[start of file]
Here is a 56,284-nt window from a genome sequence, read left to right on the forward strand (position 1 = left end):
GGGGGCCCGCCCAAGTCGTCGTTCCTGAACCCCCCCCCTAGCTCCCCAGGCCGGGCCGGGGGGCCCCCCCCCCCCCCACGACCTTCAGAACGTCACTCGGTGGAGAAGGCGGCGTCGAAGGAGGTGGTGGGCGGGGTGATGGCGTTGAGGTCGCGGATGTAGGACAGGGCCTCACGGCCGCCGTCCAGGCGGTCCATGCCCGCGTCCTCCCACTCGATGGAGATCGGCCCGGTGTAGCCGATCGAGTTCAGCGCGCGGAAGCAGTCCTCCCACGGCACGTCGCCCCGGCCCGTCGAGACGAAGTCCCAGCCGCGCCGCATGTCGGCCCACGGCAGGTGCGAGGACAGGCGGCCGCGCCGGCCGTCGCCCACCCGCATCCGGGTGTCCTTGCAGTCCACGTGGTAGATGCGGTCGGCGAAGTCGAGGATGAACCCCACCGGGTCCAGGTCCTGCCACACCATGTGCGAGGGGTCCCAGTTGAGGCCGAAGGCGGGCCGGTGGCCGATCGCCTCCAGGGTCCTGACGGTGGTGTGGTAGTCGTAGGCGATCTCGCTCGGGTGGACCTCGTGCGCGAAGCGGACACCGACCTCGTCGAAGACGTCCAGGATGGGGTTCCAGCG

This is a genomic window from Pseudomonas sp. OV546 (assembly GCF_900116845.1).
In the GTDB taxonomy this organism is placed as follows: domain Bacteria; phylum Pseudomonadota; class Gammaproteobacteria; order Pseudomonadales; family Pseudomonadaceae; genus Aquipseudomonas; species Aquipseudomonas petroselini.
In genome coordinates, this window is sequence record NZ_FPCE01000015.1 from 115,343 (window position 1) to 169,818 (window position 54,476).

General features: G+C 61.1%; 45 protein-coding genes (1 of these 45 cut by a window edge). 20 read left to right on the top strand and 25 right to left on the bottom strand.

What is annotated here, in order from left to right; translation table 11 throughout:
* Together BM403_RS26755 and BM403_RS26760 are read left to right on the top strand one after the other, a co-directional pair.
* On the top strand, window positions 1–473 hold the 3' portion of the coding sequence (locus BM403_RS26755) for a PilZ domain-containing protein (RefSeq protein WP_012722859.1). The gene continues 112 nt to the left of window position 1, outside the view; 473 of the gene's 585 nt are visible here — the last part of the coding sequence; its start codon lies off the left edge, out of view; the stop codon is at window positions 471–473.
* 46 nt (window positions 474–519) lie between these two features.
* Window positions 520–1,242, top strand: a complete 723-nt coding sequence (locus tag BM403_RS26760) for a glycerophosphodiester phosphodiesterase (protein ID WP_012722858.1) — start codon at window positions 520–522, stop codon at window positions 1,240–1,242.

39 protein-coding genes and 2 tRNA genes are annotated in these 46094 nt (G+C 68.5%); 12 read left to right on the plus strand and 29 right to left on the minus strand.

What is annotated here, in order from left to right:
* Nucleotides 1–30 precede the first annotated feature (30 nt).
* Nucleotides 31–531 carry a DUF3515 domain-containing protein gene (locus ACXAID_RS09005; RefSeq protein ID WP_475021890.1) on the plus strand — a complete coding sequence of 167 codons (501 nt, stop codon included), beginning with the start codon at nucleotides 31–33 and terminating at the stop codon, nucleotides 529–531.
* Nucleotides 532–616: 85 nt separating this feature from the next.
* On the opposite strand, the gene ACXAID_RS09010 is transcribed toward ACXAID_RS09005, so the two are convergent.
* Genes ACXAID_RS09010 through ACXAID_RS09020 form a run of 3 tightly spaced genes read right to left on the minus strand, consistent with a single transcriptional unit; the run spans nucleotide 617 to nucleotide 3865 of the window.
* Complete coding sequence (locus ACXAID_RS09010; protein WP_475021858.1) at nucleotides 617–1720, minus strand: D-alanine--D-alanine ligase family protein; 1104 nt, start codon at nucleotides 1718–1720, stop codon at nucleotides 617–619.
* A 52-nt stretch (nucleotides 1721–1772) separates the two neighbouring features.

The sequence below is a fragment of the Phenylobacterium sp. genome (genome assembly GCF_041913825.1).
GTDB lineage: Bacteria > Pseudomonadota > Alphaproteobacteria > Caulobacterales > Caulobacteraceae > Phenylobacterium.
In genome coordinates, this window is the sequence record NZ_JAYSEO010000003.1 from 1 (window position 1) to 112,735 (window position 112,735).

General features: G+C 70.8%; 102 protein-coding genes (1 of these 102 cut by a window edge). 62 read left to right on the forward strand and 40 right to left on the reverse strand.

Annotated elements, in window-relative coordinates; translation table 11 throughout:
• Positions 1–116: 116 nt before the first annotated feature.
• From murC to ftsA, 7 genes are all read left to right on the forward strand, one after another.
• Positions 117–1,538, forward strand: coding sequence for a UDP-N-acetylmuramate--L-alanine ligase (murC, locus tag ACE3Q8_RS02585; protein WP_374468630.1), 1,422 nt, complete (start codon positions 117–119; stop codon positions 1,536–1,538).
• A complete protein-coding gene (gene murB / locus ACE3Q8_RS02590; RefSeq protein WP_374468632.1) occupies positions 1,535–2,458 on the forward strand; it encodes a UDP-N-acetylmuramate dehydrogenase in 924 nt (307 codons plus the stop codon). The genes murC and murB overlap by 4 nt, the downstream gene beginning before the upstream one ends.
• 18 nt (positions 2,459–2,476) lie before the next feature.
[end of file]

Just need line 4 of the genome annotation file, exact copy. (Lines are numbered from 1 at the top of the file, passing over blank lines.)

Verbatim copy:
In the GTDB taxonomy this organism is placed as follows: domain Bacteria; phylum Pseudomonadota; class Gammaproteobacteria; order Pseudomonadales; family Pseudomonadaceae; genus Aquipseudomonas; species Aquipseudomonas petroselini.